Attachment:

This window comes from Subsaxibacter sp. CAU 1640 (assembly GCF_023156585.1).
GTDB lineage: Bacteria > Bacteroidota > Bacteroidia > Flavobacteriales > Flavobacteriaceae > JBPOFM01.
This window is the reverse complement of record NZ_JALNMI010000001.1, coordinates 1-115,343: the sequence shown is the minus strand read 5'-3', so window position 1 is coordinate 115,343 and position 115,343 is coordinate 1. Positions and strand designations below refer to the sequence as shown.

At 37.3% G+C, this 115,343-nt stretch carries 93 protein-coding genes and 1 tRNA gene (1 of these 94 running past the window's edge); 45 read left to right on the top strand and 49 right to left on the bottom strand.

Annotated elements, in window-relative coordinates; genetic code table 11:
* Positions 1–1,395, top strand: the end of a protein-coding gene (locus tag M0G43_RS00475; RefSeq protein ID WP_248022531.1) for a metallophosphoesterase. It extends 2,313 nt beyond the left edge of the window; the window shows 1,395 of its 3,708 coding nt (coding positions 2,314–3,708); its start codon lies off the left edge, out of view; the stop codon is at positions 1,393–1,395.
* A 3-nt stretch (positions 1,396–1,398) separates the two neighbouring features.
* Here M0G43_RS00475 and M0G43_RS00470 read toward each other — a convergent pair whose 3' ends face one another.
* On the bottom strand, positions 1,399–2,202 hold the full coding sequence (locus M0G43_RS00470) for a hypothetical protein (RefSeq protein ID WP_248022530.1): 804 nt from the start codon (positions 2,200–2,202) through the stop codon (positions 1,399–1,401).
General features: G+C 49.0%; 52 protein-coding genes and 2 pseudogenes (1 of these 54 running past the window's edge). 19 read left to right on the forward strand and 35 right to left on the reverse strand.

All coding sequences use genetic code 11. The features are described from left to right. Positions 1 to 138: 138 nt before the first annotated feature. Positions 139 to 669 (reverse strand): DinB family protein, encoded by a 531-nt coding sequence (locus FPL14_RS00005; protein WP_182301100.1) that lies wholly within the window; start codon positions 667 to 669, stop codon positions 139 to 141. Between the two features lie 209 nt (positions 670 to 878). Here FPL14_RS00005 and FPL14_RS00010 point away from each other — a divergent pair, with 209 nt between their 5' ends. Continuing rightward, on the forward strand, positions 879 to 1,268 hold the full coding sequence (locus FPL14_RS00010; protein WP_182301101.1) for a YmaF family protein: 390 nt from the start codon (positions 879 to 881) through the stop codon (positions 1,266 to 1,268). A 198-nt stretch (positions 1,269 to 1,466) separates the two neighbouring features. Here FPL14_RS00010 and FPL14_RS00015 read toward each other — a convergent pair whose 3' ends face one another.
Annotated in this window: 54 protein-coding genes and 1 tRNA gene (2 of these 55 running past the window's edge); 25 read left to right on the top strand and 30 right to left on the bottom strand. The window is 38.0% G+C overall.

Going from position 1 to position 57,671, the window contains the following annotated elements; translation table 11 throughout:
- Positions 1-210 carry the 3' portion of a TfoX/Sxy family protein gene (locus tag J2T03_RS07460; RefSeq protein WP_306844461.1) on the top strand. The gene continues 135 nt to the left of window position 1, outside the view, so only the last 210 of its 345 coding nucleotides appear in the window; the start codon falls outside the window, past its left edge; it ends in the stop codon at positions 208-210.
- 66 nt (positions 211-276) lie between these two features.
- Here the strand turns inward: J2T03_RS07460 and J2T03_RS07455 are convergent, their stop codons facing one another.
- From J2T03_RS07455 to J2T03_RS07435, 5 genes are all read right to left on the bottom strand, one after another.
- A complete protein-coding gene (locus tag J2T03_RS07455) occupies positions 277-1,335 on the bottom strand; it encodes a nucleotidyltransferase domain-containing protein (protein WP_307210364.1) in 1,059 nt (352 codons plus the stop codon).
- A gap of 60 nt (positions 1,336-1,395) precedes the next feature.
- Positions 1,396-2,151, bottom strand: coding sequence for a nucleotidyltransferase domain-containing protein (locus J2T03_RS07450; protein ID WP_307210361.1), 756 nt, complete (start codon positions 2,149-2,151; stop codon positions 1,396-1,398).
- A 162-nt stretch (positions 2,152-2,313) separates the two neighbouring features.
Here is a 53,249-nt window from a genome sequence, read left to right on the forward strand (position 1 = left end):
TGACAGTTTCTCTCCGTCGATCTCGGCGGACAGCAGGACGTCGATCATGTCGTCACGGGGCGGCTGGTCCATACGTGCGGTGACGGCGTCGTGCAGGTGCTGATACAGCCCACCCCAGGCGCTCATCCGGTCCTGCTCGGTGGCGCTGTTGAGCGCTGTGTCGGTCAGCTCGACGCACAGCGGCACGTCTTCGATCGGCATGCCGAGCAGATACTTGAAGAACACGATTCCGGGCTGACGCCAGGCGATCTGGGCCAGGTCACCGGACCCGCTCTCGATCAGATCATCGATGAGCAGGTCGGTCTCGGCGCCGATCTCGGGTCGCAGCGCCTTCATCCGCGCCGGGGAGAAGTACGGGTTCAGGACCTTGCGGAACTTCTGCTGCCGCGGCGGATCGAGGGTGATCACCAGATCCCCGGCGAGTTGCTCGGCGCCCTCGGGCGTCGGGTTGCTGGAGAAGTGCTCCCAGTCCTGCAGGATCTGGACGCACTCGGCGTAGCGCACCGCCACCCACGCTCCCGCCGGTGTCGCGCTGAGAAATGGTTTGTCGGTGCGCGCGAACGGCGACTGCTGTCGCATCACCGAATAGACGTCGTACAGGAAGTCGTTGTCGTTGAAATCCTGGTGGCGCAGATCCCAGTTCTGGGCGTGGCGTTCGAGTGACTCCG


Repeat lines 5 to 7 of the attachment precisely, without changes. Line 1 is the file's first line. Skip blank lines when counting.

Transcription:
Annotated elements, in window-relative coordinates; genetic code table 11:
* Positions 1–1,395, top strand: the end of a protein-coding gene (locus tag M0G43_RS00475; RefSeq protein ID WP_248022531.1) for a metallophosphoesterase. It extends 2,313 nt beyond the left edge of the window; the window shows 1,395 of its 3,708 coding nt (coding positions 2,314–3,708); its start codon lies off the left edge, out of view; the stop codon is at positions 1,393–1,395.
* A 3-nt stretch (positions 1,396–1,398) separates the two neighbouring features.